Polyanalgesic Consensus Conference-2012: Recommendations to Reduce Morbidity and Mortality in Intrathecal Drug Delivery in the Treatment of Chronic Pain

Johns Hopkins University, Baltimore, MD, USA
Neuromodulation (Impact Factor: 2.7). 07/2012; 15(5):467-482. DOI: 10.1111/j.1525-1403.2012.00486.x
Source: PubMed


Targeted intrathecal drug infusion to treat moderate to severe chronic pain has become a standard part of treatment algorithms when more conservative options fail. This therapy is well established in the literature, has shown efficacy, and is an important tool for the treatment of both cancer and noncancer pain; however, it has become clear in recent years that intrathecal drug delivery is associated with risks for serious morbidity and mortality.

The Polyanalgesic Consensus Conference is a meeting of experienced implanting physicians who strive to improve care in those receiving implantable devices. Employing data generated through an extensive literature search combined with clinical experience, this work group formulated recommendations regarding awareness, education, and mitigation of the morbidity and mortality associated with intrathecal therapy to establish best practices for targeted intrathecal drug delivery systems.

Best practices for improved patient care and outcomes with targeted intrathecal infusion are recommended to minimize the risk of morbidity and mortality. Areas of focus include respiratory depression, infection, granuloma, device-related complications, endocrinopathies, and human error. Specific guidance is given with each of these issues and the general use of the therapy.

Targeted intrathecal drug delivery systems are associated with risks for morbidity and mortality that can be devastating. The panel has given guidance to treating physicians and healthcare providers to reduce the incidence of these problems and to improve outcomes when problems occur.

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Available from: B. Todd Sitzman, Jun 24, 2014
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    • "The formation of granulomas in intrathecal catheters has been reported to have a 0.04% occurrence rate two years after insertion of the catheter and 1.15% six years after insertion [24]. Overall incidence has been reported to be less than 1% but probably the incidence of this complication is underreported in literature [21,24]. "
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    ABSTRACT: Intrathecal drug delivery is an effective and safe option for the treatment of chronic pathology refractory to conventional pain therapies. Typical intrathecal administered drugs are opioids, baclofen, local anesthetics and adjuvant medications. Although knowledge about mechanisms of action of intrathecal drugs are every day more clear many doubt remain respect the correct location of intrathecal catheter in order to achieve the best therapeutic result. We analyze the factors that can affect drug distribution within the cerebrospinal fluid. Three categories of variables were identified: drug features, cerebrospinal fluid (CSF) dynamics and patients features. First category includes physicochemical properties and pharmacological features of intrathecal administered drugs with special attention to drug lipophilicity. In the second category, the variables in CSF flow, are considered that can modify the drug distribution within the CSF with special attention to the new theories of liquoral circulation. Last category try to explain inter-individual difference in baclofen response with difference that are specific for each patients such as the anatomical area to treat, patient posture or reaction to inflammatory stimulus. We conclude that a comprehensive evaluation of the patients, including imaging techniques to study the anatomy and physiology of intrathecal environment and CSF dynamics, could become essential in the future to the purpose of optimize the clinical outcome of intrathecal therapy.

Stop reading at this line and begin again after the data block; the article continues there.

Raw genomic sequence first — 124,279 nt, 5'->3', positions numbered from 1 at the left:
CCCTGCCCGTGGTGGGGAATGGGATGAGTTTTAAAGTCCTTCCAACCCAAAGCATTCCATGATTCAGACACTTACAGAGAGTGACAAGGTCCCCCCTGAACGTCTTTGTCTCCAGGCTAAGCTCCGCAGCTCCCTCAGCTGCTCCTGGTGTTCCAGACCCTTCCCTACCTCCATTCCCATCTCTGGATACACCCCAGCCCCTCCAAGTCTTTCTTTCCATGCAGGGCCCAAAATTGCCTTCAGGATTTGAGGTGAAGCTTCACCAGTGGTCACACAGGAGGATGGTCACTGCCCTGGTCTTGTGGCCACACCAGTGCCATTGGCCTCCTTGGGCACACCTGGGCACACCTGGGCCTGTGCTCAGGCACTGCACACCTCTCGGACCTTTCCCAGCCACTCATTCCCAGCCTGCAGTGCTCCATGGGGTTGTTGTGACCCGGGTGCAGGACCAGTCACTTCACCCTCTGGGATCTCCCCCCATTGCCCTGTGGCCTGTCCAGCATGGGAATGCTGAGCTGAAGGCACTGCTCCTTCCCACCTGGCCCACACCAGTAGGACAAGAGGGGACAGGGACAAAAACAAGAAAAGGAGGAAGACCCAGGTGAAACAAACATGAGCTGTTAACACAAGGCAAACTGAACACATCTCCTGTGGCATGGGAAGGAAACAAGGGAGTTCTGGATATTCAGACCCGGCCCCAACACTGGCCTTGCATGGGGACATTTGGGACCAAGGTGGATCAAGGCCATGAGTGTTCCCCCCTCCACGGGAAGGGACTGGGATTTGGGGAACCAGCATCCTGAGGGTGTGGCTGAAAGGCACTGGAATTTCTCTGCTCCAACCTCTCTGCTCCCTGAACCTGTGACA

The Korean journal of pain 10/2013; 26(4):336-346. DOI:10.3344/kjp.2013.26.4.336
  • Neuromodulation 09/2012; 15(5):418-9. DOI:10.1111/j.1525-1403.2012.00507.x · 2.70 Impact Factor
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    ABSTRACT: Targeted intrathecal drug delivery systems (IDDS) are an option in algorithms for the treatment of patients with moderate-to-severe chronic refractory pain. This article is intended to review the literature regarding IDDS published over the last year, with special attention to the Polyanalgesic Consensus Conference 2012. The recommendations made by the Polyanalgesic Consensus Conference 2012 are reviewed. Separate considerations of intrathecal drug therapy for neuropathic and nociceptive pain syndromes and the new concept of 'microdosing' are discussed in this article. This review includes the recommendations for the use of IDDS, trialing, and recent reports of complications (especially, the occurrence of granulomas). In addition, the latest documents on cerebrospinal fluid and potential lines of future development are discussed.
    Current Opinion in Anaesthesiology 06/2013; DOI:10.1097/ACO.0b013e3283625ec7 · 1.98 Impact Factor
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